We have all had the desire, one day, to change one of our habits or a behavior (stop smoking, get up earlier in the morning…). But change can be frightening, especially because it implies novelty on the one hand, and because we often think that we will not be able to change our habits on the other hand. To maintain a change, a new life habit on the long term, the key is to stay motivated! So we will see together the steps to go towards change, and how to foster a motivation to change our habits.
I. What is motivation ?
Motivation is a psychological process at the origin of the initiation of an action (getting up earlier in the morning), the maintenance of this action over time, and the cessation of an action (stopping smoking). It is therefore the origin of a change, whatever it may be. In order to acquire the motivation necessary for a change and to remain motivated over the long term, it is important to understand its mechanisms.
II. Stages of Change
In the 1990s, Prochaska, DiClemente, and Norcross identified 5 stages in the mechanism of change, whatever it may be. I’m going to explain them to you one by one so you can see what stage you’re in if you’re in the goal of change.
- The pre-contemplation stage
This is the stage where you don’t feel like change, because you don’t yet realize that change is necessary or could be beneficial. Often, it is those around you who can alert you to an issue that requires change. To use the example of quitting smoking, this is the time when those around you might say things like ” you smoke a lot, you should cut down/stop “, ” you’re coughing quite a bit right now, you should quit smoking “, ” you know that smoking is dangerous to your health, you should quit ” etc. And this is also the time when you could reply to those around you ” but no it’s okay, don’t worry “, ” I don’t have a cough from smoking ” etc.
- The Contemplation Stage
This is the point where you start to become aware of your issue and start asking yourself questions. You ask yourself what the pros and cons of your problem are, and the pros and cons of a change. So you are aware of your problem but you haven’t yet developed an action plan for change. You don’t have a plan yet because despite the questions you ask yourself, you feel that change is too difficult to achieve and is unattainable. In other words, this is the time when you might say to yourself, ” I know I smoke too much, but I also know I won’t be able to quit, I’ll try someday but not now “.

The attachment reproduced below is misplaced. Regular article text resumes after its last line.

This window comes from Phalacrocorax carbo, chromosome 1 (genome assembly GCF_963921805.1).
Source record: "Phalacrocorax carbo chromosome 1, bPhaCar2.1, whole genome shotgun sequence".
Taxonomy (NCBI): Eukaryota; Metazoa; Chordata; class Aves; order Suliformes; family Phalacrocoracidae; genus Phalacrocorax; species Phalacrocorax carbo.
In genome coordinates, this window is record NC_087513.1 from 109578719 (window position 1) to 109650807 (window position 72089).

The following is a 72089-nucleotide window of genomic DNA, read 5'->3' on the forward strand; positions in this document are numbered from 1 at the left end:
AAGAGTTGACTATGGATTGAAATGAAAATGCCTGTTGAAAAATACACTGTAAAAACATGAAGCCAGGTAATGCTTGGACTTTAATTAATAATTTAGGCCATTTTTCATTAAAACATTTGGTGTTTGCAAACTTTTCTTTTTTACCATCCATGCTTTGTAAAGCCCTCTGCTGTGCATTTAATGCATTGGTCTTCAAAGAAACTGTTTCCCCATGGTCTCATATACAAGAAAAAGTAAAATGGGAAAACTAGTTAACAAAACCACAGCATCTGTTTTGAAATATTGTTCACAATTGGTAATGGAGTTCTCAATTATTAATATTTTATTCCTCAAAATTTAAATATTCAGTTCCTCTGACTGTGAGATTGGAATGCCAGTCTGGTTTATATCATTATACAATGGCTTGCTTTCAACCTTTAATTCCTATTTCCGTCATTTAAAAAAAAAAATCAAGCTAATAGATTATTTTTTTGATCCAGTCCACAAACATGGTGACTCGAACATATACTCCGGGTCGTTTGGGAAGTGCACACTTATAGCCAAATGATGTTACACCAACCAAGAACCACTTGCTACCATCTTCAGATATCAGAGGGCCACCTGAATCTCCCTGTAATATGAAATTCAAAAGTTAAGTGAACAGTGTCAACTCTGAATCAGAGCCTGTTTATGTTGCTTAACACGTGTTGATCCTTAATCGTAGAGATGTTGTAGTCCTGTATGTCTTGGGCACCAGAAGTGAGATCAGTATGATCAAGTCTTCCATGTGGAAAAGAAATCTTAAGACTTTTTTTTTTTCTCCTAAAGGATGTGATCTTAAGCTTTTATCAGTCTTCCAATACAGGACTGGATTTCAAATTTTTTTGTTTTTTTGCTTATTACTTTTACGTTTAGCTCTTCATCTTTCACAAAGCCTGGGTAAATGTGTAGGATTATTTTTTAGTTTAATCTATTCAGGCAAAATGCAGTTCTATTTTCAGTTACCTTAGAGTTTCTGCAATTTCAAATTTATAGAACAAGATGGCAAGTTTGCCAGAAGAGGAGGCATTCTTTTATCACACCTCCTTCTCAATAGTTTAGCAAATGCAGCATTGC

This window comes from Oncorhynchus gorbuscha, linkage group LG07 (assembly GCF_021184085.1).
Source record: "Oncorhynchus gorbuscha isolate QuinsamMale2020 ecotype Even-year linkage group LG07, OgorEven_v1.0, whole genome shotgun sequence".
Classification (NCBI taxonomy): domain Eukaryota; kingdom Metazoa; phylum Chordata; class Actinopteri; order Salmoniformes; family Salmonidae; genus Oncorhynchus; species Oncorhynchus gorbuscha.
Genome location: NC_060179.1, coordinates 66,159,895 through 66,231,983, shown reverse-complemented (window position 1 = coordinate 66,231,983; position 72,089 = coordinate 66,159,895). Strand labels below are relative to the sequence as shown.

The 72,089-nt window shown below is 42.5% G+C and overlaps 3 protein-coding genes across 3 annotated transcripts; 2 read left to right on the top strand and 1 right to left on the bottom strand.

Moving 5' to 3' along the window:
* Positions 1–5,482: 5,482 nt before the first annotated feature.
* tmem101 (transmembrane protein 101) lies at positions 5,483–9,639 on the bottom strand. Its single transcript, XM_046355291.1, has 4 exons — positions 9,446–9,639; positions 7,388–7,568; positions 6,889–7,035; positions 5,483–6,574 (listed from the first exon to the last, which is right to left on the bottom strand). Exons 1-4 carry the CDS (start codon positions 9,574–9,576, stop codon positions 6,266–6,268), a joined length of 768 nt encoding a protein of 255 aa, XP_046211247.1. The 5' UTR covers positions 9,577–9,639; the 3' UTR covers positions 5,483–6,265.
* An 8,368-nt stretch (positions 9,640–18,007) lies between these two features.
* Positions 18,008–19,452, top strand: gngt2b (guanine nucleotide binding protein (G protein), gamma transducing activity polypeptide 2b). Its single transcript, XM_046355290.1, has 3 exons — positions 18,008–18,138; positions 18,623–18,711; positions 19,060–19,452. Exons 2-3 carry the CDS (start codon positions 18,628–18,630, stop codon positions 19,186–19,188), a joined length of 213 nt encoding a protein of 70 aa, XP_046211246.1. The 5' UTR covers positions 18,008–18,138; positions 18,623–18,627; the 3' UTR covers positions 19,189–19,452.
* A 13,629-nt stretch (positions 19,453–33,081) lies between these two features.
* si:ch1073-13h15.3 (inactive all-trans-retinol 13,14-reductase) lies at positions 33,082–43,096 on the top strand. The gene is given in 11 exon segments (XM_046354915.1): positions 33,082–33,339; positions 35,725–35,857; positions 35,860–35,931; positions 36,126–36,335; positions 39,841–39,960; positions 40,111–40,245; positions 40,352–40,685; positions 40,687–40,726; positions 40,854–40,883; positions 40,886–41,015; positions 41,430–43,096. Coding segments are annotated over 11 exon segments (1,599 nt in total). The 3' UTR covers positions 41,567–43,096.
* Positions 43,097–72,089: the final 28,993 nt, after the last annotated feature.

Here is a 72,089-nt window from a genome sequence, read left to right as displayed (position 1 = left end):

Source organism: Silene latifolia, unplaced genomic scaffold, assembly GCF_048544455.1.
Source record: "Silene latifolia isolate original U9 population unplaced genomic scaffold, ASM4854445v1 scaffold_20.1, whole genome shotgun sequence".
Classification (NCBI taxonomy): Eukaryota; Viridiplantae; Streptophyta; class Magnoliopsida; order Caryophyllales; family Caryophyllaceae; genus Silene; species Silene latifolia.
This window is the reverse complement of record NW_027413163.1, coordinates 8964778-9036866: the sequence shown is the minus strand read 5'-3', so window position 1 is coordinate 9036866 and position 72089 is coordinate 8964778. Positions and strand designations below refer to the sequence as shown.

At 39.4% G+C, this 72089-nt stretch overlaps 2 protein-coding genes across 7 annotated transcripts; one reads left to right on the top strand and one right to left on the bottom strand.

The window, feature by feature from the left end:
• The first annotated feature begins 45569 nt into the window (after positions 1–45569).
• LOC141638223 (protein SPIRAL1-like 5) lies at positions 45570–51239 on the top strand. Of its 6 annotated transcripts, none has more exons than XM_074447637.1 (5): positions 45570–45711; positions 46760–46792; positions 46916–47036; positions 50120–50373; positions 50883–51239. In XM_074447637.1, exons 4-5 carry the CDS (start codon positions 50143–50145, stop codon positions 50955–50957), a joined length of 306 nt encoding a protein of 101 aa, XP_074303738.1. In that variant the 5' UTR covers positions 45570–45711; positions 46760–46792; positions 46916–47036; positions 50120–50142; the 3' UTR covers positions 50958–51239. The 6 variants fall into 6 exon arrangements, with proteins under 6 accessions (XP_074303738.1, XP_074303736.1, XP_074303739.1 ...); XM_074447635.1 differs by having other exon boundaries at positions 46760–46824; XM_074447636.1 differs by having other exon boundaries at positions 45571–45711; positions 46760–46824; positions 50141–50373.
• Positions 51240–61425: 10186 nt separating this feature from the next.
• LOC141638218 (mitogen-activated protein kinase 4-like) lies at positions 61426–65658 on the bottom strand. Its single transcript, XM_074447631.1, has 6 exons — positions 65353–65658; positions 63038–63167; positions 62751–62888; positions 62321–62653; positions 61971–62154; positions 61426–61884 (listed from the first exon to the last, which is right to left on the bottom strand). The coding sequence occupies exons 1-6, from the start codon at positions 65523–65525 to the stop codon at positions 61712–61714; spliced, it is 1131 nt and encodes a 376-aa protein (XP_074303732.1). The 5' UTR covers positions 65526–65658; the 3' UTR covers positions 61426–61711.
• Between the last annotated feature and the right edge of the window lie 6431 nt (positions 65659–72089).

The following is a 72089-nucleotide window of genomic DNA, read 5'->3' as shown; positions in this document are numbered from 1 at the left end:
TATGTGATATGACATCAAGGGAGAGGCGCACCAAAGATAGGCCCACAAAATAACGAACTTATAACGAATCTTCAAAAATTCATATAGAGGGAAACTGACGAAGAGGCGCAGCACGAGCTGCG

- The stage of preparation
It’s at this stage where you feel ready to start a concrete change, you’ve set up a plan of action to achieve a specific goal. Sometimes you can start trying to implement strategies, to do like ” tests ” to see if it works. So this is also the time when you might experience your first confrontations with the failure of your attempts to change. More concretely, this is the time when you might say to yourself ” I would only smoke 7 cigarettes a day max this week, the next week I would only smoke 6 a day etc. and I would do that until I get to X cigarettes a day/quit smoking “
- The action stage
This is the time when you implement your action plan and the strategies you thought about in the preparation stage. This is the stage of the first concrete actions toward change. It’s also the most difficult time, because it involves setting up new habits that are not yet automatic. The difficulty is to stay motivated. Change here requires a great deal of effort, which is why you need to keep your goal in mind and remember why you decided to implement a change. It is during this stage that you are most likely to encounter failure, to relapse.
- The holding stage
This stage is the ” ultimate ” stage, in the sense that it’s the stage that opens the door for you to change permanently. This is the point where your new habits become more and more automatic, and you see the benefits to change in a concrete way. It’s important to maintain the behaviors that got you to this point. It is also important to “prevent relapse”, that is to say to understand the thoughts, behaviors and/or emotions that are counterproductive and that do not help you to maintain the change. Because yes, relapse can also happen during this stage. In other words, this is the point where you have achieved your goal (getting up at 8am every morning, smoking 3 cigarettes a day, quitting smoking completely…) and you continue to struggle to resist the temptations that could cause you to relapse.